• The effect of productivity on profitability

      Theriou, Nikolaos G. (University of Derby, 2000)
    • The effects of anxiety on visual attention for emotive stimuli in primary school children

      Maratos, Frances A.; Lipka, Sigrid; Kelly, Lauren (University of Derby, 2014-02-24)
      Anxiety can be advantageous in terms of survival and well-being, yet atypically high levels may be maladaptive and result in the clinical diagnosis of an anxiety disorder. Several risk factors have been implicated in the manifestation of clinical anxiety, including cognitive biases. In recent years, a plethora of research has emerged demonstrating that anxious adults exhibit biases of attention for threatening stimuli, especially that which is biologically relevant (e.g., facial expressions). Specific components of attentional bias have also been identified, namely facilitated engagement, impaired disengagement, and avoidance. However, the majority of studies have focused on the spatial domain of attention. Furthermore, the area is under-researched in children, despite research demonstrating that symptoms relating to clinical and non-clinical anxiety follow a stable course from childhood through to adolescence and adulthood. Consequently, the aim of this thesis was to investigate how anxiety affects children’s visual attention for emotive, particularly angry, faces. In order to provide a more comprehensive understanding, the current research involved examining the role of temporal and spatial attention utilising rapid serial visual presentation with the attentional blink, and the visual probe paradigm, respectively. The main hypothesis was that high state and/or trait anxiety would be associated with an attentional bias for angry, relative to positive or neutral faces in both the temporal and spatial domains. In relation to the temporal domain, key findings demonstrated that high levels of trait anxiety were associated with facilitated engagement towards both angry and neutral faces. It was further found that all children rapidly disengaged attention away from angry faces. Findings related to the processing of angry faces accorded with the main hypothesis stated in this thesis, as well as research and theory in the area. The finding that anxious children preferentially processed neutral faces in an attentional blink investigation was unexpected. This was argued to potentially reflect this stimulus type being interpreted as threatening. Key findings regarding the spatial domain were that high trait anxious children displayed an early covert bias of attention away from happy faces and a later, overt bias of attention away from angry faces. The finding that high trait anxiety was linked to an attentional bias away from happy faces in a visual probe task was also unexpected. This was argued to potentially reflect smiling faces being interpreted as signifying social dominance, thus resulting in the viewer experiencing feelings of subordination and becoming avoidant and/or submissive. To conclude, this thesis has enhanced current knowledge of attentional bias in both the temporal and spatial domains for emotive stimuli in anxious children. It has demonstrated that higher levels of trait anxiety moderate children’s allocation of attentional resources to different stimulus types, whether these are threatening, positive, or neutral. This has important implications for evaluating past research in adults and children, and for further developing theoretical models of attentional bias and anxiety. It also offers important clinical implications, since attending towards or away from specific stimuli may affect the development and maintenance of anxiety disorders. Recently, a treatment that aims to modify attentional bias in anxious individuals has begun to be developed. In light of the present findings, it may be necessary to review this treatment so that anxious children are re-trained in the specific biases of attention demonstrated here.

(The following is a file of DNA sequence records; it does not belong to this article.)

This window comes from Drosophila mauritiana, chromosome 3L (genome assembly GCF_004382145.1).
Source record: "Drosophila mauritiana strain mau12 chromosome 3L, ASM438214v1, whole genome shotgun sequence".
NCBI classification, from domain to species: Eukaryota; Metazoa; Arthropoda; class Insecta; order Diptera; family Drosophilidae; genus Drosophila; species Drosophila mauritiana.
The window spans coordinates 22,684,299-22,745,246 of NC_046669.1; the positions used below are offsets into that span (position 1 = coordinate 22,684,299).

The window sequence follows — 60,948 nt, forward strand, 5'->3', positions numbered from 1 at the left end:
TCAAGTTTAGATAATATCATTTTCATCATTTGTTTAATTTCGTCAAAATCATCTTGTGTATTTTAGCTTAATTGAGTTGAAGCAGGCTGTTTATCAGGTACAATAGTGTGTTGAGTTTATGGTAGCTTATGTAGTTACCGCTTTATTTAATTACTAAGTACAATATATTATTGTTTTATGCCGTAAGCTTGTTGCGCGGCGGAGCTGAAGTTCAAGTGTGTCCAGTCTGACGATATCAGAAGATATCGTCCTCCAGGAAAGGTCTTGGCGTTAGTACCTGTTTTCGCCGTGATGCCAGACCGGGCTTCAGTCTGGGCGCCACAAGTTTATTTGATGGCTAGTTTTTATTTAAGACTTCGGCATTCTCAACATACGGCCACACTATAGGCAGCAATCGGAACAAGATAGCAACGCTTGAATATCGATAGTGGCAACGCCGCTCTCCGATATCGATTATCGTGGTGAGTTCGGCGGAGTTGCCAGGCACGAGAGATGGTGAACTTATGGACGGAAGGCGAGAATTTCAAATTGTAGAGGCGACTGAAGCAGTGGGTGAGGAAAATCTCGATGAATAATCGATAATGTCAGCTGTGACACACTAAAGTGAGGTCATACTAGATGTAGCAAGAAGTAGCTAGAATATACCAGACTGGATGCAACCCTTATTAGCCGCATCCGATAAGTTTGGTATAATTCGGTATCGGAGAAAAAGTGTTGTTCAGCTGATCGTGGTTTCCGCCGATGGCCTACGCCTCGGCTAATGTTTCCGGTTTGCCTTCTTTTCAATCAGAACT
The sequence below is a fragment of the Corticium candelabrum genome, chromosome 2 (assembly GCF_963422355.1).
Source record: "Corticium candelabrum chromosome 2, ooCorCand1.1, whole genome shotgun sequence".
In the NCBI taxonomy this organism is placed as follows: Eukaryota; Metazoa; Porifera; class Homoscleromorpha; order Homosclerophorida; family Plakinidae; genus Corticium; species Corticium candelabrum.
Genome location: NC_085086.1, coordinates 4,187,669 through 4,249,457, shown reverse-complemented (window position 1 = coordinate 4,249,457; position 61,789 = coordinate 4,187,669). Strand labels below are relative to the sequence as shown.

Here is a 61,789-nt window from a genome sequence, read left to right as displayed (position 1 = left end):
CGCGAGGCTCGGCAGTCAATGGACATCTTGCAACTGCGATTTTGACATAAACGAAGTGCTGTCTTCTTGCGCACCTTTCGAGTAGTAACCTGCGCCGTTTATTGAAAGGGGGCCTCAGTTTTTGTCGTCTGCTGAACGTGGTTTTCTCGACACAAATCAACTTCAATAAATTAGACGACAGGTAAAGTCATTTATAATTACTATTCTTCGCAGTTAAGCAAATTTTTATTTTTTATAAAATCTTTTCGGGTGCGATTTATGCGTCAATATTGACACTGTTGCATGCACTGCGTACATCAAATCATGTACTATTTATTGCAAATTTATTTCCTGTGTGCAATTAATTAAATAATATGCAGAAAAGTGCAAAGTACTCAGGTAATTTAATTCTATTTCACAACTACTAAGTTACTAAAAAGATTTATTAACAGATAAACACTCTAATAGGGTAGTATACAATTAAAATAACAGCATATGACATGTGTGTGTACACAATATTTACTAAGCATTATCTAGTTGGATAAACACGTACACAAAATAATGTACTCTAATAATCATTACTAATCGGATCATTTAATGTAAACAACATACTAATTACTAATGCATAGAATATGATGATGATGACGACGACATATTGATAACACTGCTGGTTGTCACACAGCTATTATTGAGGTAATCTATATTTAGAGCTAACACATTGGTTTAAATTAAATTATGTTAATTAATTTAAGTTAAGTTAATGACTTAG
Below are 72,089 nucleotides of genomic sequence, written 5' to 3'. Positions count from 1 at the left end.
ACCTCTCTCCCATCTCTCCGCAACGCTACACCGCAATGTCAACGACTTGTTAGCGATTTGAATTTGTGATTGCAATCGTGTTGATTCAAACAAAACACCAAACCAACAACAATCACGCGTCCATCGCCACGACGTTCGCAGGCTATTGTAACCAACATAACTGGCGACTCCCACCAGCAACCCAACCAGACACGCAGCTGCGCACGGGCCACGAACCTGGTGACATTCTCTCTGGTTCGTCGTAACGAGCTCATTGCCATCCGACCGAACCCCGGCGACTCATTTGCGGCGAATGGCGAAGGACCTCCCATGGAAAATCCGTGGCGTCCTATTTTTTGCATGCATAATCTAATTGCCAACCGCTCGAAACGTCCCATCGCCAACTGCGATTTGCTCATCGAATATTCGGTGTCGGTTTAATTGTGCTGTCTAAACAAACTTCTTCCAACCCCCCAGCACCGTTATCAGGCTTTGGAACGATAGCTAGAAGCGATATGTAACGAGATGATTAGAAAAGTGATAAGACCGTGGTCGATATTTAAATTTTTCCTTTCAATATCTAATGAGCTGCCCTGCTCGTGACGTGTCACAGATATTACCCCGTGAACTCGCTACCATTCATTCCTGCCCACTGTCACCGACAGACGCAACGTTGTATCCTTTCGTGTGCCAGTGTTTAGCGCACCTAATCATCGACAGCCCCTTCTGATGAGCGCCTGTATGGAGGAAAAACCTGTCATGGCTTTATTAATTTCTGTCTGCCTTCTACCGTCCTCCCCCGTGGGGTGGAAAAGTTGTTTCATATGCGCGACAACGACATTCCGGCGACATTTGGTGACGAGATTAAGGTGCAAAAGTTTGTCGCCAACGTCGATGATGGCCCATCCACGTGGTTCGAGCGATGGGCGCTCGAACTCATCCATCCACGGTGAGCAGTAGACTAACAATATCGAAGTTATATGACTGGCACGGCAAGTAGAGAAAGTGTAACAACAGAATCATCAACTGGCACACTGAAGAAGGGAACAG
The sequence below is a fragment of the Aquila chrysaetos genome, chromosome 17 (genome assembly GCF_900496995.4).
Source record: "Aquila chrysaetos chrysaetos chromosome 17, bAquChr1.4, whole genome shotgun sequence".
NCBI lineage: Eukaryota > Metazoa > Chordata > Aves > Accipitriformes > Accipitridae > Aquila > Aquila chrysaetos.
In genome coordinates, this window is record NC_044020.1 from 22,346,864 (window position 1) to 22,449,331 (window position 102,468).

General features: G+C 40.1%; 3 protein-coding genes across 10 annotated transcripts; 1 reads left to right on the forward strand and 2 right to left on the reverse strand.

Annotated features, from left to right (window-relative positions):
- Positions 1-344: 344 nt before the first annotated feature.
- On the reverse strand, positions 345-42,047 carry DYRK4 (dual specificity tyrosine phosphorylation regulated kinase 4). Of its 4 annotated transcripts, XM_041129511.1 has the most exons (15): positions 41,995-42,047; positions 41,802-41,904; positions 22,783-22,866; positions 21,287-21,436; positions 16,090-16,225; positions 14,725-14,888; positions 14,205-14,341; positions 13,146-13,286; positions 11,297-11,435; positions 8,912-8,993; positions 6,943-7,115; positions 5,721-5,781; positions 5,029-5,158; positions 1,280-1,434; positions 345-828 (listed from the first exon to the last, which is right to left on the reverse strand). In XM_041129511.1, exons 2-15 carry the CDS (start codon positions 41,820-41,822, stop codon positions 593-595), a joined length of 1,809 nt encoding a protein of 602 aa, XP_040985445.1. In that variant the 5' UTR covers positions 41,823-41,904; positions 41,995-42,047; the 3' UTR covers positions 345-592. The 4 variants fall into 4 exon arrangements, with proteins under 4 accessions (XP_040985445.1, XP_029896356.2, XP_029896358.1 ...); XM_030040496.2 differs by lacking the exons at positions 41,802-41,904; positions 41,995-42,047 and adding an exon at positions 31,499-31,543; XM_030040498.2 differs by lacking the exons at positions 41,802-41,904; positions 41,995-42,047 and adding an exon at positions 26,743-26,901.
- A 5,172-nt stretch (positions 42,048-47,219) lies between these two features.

• Effects of the graphene on the mechanical properties of fibre reinforced polymer - a numerical and experimental study

      Lu, Yiling; Dean, Angela; Pawlik, Marzena (University of Derby, 2019-11)